EU seeking ethical hackers to find software bugs

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Jessica Baron, PhD
I am a technology writer and tech ethics consultant whose work has appeared in international news and trade outlets. I have a PhD in History and Philosophy of Science and write about everything from future military weapons to advances in medicine.

The European Commission just announced 15 prizes (called Bug Bounties) for ethical hackers.

It’s looking for people who can find security flaws in popular open-source software that the European Union relies on. The total prize money available is nearly $1 million and ethical hackers who find bugs in programs such as 7-zip, Apache Tomcat, Drupal, Filezilla, VLC, KeePass, Notepad++ can win individual rewards ranging from $28,600 to $103,000. The amount awarded will depend on the importance of the issue uncovered as well as the software.

Fourteen of the prizes will be available starting this month and the remaining one will be available next March (2020).

Open source software is a critical part of the EU’s digital infrastructure. It helps encrypt Internet traffic, protects the communication and financial details of citizens, and is used to run websites for the European Parliament, Council, and Commission. If this software is vulnerable, hackers can gain access to everything from login credentials to medical files. They can even disrupt European politics.

EU members Julia Reda (Germany) and Max Andersson (Sweden) are running the Bug Bounties program through their Free and Open Source Software Audit project (FOSSA). FOSSA was founded after the Heartbleed bug (which was introduced in 2011) was revealed in 2014. This vulnerability affected over half a million of the Internet’s secure web servers.

FOSSA’s pilot project ran from 2015-2016 and was renewed in 2017. The Bug Bounties program is the third extension of the popular project.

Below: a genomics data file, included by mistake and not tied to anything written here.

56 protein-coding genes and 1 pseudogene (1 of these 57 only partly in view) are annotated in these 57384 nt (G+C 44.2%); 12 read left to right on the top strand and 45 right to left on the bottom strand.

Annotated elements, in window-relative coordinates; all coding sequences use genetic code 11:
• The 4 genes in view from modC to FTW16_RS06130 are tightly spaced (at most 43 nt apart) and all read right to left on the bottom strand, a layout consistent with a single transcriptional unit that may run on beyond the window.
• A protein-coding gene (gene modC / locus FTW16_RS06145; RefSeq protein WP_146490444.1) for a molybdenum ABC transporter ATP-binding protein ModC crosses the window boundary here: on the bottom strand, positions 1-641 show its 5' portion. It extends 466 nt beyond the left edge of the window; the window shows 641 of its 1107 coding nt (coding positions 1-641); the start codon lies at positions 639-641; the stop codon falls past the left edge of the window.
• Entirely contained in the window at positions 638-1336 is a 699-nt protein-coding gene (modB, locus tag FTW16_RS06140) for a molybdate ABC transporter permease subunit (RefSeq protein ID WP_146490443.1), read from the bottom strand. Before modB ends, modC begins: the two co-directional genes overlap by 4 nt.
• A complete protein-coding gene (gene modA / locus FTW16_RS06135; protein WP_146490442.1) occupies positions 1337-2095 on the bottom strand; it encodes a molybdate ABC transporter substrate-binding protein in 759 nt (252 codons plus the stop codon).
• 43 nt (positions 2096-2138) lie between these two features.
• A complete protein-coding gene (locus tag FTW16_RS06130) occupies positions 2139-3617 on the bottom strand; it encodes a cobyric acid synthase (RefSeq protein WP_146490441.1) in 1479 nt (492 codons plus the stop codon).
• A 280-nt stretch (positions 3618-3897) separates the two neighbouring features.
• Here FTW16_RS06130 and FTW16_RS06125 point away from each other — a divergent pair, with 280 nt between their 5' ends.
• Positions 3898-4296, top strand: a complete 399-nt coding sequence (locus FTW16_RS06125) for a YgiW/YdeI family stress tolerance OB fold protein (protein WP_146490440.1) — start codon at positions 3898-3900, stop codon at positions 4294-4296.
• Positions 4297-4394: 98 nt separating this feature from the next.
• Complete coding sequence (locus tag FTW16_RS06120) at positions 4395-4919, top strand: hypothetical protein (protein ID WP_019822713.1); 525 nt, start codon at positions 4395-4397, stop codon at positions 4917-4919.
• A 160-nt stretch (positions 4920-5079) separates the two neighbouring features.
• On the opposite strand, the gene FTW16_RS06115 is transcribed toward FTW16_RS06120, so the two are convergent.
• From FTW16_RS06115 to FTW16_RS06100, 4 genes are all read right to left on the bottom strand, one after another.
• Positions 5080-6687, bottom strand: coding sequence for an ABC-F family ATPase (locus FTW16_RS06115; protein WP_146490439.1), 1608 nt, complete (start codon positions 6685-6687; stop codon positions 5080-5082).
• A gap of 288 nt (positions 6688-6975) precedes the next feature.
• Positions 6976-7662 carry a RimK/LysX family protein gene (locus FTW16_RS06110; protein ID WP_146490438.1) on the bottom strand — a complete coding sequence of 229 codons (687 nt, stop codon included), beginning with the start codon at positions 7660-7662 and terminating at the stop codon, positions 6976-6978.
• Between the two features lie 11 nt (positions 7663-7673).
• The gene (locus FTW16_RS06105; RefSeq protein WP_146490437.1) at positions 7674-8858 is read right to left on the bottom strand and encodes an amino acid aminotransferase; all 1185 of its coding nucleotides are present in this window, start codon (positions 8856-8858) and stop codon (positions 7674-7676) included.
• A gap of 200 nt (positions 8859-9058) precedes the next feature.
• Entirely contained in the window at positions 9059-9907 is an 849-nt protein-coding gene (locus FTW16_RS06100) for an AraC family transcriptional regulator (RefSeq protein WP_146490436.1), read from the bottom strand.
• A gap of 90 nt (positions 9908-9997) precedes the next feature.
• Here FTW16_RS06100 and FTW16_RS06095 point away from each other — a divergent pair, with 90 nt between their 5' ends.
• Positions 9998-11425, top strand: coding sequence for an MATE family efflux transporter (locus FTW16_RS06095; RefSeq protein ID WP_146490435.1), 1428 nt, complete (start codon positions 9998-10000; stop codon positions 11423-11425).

While this is a relatively small project, it does bring awareness to the problem of open source software vulnerabilities. Many of us are not aware that our governments run on vulnerable software and that our data is at risk from hackers.

But this isn’t the only effort the EU is making to protect their digital infrastructure. They’ve also announced a 2 billion Euro effort to boost their cyber security industries in which each member state will nominate its own coordinate center to join a comprehensive task force.

The key will be a coordinated effort. Jean-Claude Juncker, President of the European Commission told the Tallinn Digital Summit in 2017:

“Cyber-attacks know no borders, but our response capacity differs very much from one country to the other, creating loopholes where vulnerabilities attract even more the attacks. The EU needs more robust and effective structures to ensure strong cyber resilience and respond to cyber-attacks. We do not want to be the weakest links in this global threat.”

The EU will need to coordinate this larger response. But until then, bug bounties are a great way to get citizens to help protect cyber infrastructure. It’s a scheme that lets everyone win. Freelancers get a financial reward, and software companies and governments get help from a wide range of experts.

Bug bounties are not a new idea. In fact, Google paid out almost $3 million dollars in rewards last year via their Vulnerability Research Grants Program and Patch Rewards Program to freelancers who discovered bugs in their systems.

Bounties and accompanying hack-a-thons can never guarantee full protection against cyber attacks. However, they will help reveal vulnerabilities that might have gone undiscovered. This project will give ethical hackers a chance to hone their skills for the common good.

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